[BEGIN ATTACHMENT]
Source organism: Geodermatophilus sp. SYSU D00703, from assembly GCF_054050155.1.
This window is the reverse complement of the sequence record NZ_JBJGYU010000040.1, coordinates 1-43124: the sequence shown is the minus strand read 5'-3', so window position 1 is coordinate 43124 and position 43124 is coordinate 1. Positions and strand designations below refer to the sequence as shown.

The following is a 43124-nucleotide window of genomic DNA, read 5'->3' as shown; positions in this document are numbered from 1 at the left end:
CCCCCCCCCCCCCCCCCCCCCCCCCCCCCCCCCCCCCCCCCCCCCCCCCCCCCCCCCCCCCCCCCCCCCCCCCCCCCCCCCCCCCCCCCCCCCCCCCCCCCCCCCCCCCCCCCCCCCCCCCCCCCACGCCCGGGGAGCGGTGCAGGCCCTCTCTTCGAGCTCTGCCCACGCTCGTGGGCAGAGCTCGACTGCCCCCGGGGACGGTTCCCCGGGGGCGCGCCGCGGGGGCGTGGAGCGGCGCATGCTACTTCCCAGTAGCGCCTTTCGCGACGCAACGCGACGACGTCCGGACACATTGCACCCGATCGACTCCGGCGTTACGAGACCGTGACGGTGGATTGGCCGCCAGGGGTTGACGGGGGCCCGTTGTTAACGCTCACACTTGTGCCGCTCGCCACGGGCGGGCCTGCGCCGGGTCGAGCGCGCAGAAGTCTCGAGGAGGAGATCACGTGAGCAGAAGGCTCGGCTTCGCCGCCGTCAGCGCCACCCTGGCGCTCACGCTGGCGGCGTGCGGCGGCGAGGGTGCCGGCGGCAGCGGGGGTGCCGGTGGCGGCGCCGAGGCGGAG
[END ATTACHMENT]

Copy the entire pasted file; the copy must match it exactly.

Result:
Source organism: Geodermatophilus sp. SYSU D00703, from assembly GCF_054050155.1.
This window is the reverse complement of the sequence record NZ_JBJGYU010000040.1, coordinates 1-43124: the sequence shown is the minus strand read 5'-3', so window position 1 is coordinate 43124 and position 43124 is coordinate 1. Positions and strand designations below refer to the sequence as shown.

The following is a 43124-nucleotide window of genomic DNA, read 5'->3' as shown; positions in this document are numbered from 1 at the left end:
CCCCCCCCCCCCCCCCCCCCCCCCCCCCCCCCCCCCCCCCCCCCCCCCCCCCCCCCCCCCCCCCCCCCCCCCCCCCCCCCCCCCCCCCCCCCCCCCCCCCCCCCCCCCCCCCCCCCCCCCCCCCCACGCCCGGGGAGCGGTGCAGGCCCTCTCTTCGAGCTCTGCCCACGCTCGTGGGCAGAGCTCGACTGCCCCCGGGGACGGTTCCCCGGGGGCGCGCCGCGGGGGCGTGGAGCGGCGCATGCTACTTCCCAGTAGCGCCTTTCGCGACGCAACGCGACGACGTCCGGACACATTGCACCCGATCGACTCCGGCGTTACGAGACCGTGACGGTGGATTGGCCGCCAGGGGTTGACGGGGGCCCGTTGTTAACGCTCACACTTGTGCCGCTCGCCACGGGCGGGCCTGCGCCGGGTCGAGCGCGCAGAAGTCTCGAGGAGGAGATCACGTGAGCAGAAGGCTCGGCTTCGCCGCCGTCAGCGCCACCCTGGCGCTCACGCTGGCGGCGTGCGGCGGCGAGGGTGCCGGCGGCAGCGGGGGTGCCGGTGGCGGCGCCGAGGCGGAG